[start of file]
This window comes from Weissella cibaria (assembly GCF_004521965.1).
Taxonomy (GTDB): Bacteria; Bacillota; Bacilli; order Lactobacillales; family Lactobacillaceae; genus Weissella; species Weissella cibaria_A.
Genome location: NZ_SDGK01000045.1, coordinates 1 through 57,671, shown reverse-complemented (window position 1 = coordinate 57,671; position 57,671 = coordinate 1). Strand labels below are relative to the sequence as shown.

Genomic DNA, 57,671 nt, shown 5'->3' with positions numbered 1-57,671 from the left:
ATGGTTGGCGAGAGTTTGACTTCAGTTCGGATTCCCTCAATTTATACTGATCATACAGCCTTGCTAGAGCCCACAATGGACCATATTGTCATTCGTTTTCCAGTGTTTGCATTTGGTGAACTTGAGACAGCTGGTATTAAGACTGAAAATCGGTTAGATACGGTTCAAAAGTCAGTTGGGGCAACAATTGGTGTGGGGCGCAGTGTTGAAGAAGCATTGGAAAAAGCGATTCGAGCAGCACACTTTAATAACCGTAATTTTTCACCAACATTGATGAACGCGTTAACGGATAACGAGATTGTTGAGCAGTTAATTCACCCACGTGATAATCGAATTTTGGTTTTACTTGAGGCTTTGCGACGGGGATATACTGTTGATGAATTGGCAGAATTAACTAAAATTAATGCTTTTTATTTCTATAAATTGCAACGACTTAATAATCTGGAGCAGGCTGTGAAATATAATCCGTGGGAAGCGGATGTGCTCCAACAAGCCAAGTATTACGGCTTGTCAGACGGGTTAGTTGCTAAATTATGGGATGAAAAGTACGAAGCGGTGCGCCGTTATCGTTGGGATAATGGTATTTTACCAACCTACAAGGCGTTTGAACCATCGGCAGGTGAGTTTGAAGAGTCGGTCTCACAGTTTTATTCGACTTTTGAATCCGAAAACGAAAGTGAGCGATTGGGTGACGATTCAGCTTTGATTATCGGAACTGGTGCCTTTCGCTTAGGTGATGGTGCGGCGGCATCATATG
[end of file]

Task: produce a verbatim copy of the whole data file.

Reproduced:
This window comes from Weissella cibaria (assembly GCF_004521965.1).
Taxonomy (GTDB): Bacteria; Bacillota; Bacilli; order Lactobacillales; family Lactobacillaceae; genus Weissella; species Weissella cibaria_A.
Genome location: NZ_SDGK01000045.1, coordinates 1 through 57,671, shown reverse-complemented (window position 1 = coordinate 57,671; position 57,671 = coordinate 1). Strand labels below are relative to the sequence as shown.

Genomic DNA, 57,671 nt, shown 5'->3' with positions numbered 1-57,671 from the left:
ATGGTTGGCGAGAGTTTGACTTCAGTTCGGATTCCCTCAATTTATACTGATCATACAGCCTTGCTAGAGCCCACAATGGACCATATTGTCATTCGTTTTCCAGTGTTTGCATTTGGTGAACTTGAGACAGCTGGTATTAAGACTGAAAATCGGTTAGATACGGTTCAAAAGTCAGTTGGGGCAACAATTGGTGTGGGGCGCAGTGTTGAAGAAGCATTGGAAAAAGCGATTCGAGCAGCACACTTTAATAACCGTAATTTTTCACCAACATTGATGAACGCGTTAACGGATAACGAGATTGTTGAGCAGTTAATTCACCCACGTGATAATCGAATTTTGGTTTTACTTGAGGCTTTGCGACGGGGATATACTGTTGATGAATTGGCAGAATTAACTAAAATTAATGCTTTTTATTTCTATAAATTGCAACGACTTAATAATCTGGAGCAGGCTGTGAAATATAATCCGTGGGAAGCGGATGTGCTCCAACAAGCCAAGTATTACGGCTTGTCAGACGGGTTAGTTGCTAAATTATGGGATGAAAAGTACGAAGCGGTGCGCCGTTATCGTTGGGATAATGGTATTTTACCAACCTACAAGGCGTTTGAACCATCGGCAGGTGAGTTTGAAGAGTCGGTCTCACAGTTTTATTCGACTTTTGAATCCGAAAACGAAAGTGAGCGATTGGGTGACGATTCAGCTTTGATTATCGGAACTGGTGCCTTTCGCTTAGGTGATGGTGCGGCGGCATCATATG